ThatDonGuy
ThatDonGuy
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July 26th, 2013 at 12:28:44 PM permalink
Quote: DJTeddyBear

368 ^ 3 = 49.8 million. This means the maximum odds are 1 in 49.8 mil which is good since there is a rule that the maximum odds are 1 in 50 mil.


Where? In Nevada? The only rule I am aware of is, if the odds of hitting the jackpot are 1 in 100 million or worse, then the odds have to be displayed on the machine.
DJTeddyBear
DJTeddyBear
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July 26th, 2013 at 12:44:05 PM permalink
Not sure where.

Like I said, I was just repeating what I remember reading here somewhere.

I may have some details wrong, but the 368^3 thing was something specific I remembered.
Superstitions are silly, childish, irrational rituals, born out of fear of the unknown. But how much does it cost to knock on wood? 😁 Note that the same could be said for Religion. I.E. Religion is nothing more than organized superstition. 🤗
DRich
DRich
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July 26th, 2013 at 1:06:13 PM permalink
I worked on a wide area progressive in the 1990's and the slot machines had to be modified because they only allocated one byte to each virtual reel. Those 256 stops were not enough for our progressives. I don't recall exactly what we ended up using but i know it was more than 256.
Living longer does not always infer +EV
MathExtremist
MathExtremist
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July 26th, 2013 at 3:29:01 PM permalink
Quote: DJTeddyBear

Maybe I'm taking this out of context, but I had read somewhere on WoV (possibly a Wizard post) that most modern 3 reel machines, particularly those with huge jackpots such as Megabucks, have 368 virtual stops for each reel.

368 ^ 3 = 49.8 million. This means the maximum odds are 1 in 49.8 mil which is good since there is a rule that the maximum odds are 1 in 50 mil.


I think that's accurate for Megabucks specifically. Modern stepper games can, of course, have virtual reels of almost any length. It's usually not necessary to get that high for non-progressive games because the top awards don't call for it. I never dealt with single-byte restrictions on reel stops the way DRich did, but regardless I don't recall doing a one-line game with virtual strips anywhere close to 256 symbols. I've only done a handful of single-line games in any event; mostly it's some variation of 5-reel multiline + many bonuses/free spins and the occasional mini-reel grid-style game, and because there are more reels in those games, the individual reels don't need to be nearly as long in order to get very long odds. 5 reels with 64 stops each is about a billion-to-one longshot for an award with one stop per reel.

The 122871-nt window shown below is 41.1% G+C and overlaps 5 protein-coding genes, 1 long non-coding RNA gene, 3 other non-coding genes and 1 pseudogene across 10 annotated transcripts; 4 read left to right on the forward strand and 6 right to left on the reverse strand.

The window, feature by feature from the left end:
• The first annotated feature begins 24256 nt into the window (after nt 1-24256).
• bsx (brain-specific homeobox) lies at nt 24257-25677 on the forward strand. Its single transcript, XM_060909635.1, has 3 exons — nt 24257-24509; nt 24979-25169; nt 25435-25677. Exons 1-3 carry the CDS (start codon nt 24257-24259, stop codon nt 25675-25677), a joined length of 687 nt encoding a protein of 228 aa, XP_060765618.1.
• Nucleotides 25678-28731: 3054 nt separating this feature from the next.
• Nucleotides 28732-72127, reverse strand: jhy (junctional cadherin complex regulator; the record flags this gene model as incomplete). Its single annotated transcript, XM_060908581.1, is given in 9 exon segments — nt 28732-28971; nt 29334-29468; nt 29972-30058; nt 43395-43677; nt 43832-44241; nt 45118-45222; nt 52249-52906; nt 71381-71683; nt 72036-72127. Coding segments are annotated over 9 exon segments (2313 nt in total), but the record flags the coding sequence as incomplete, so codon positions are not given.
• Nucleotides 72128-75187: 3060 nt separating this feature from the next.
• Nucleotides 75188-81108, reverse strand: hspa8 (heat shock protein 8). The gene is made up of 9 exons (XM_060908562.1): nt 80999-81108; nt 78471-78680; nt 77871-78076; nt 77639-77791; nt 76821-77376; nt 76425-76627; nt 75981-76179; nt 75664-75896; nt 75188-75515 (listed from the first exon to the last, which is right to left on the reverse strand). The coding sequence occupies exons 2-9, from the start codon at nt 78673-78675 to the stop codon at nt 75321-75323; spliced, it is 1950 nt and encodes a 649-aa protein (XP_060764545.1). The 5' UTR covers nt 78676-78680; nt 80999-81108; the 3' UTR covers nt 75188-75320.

"In my own case, when it seemed to me after a long illness that death was close at hand, I found no little solace in playing constantly at dice." -- Girolamo Cardano, 1563
ThatDonGuy
ThatDonGuy
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July 26th, 2013 at 4:25:26 PM permalink
Quote: DJTeddyBear

Like I said, I was just repeating what I remember reading here somewhere.

I may have some details wrong, but the 368^3 thing was something specific I remembered.


I read that somewhere as well, and I think it was somebody saying that Megabucks slot machines have reels with 368 virtual stops, but he didn't say what his source was.
CrystalMath
CrystalMath
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July 26th, 2013 at 5:13:35 PM permalink
Quote: DRich

I worked on a wide area progressive in the 1990's and the slot machines had to be modified because they only allocated one byte to each virtual reel. Those 256 stops were not enough for our progressives. I don't recall exactly what we ended up using but i know it was more than 256.


I recall testing games at GLI with 512 stops. Of course, there must be more than 1 top award symbol per reel to bring down the top award odds. In most jurisdictions, the top award odds are limited to 1:17 million, but not in NV.
I heart Crystal Math.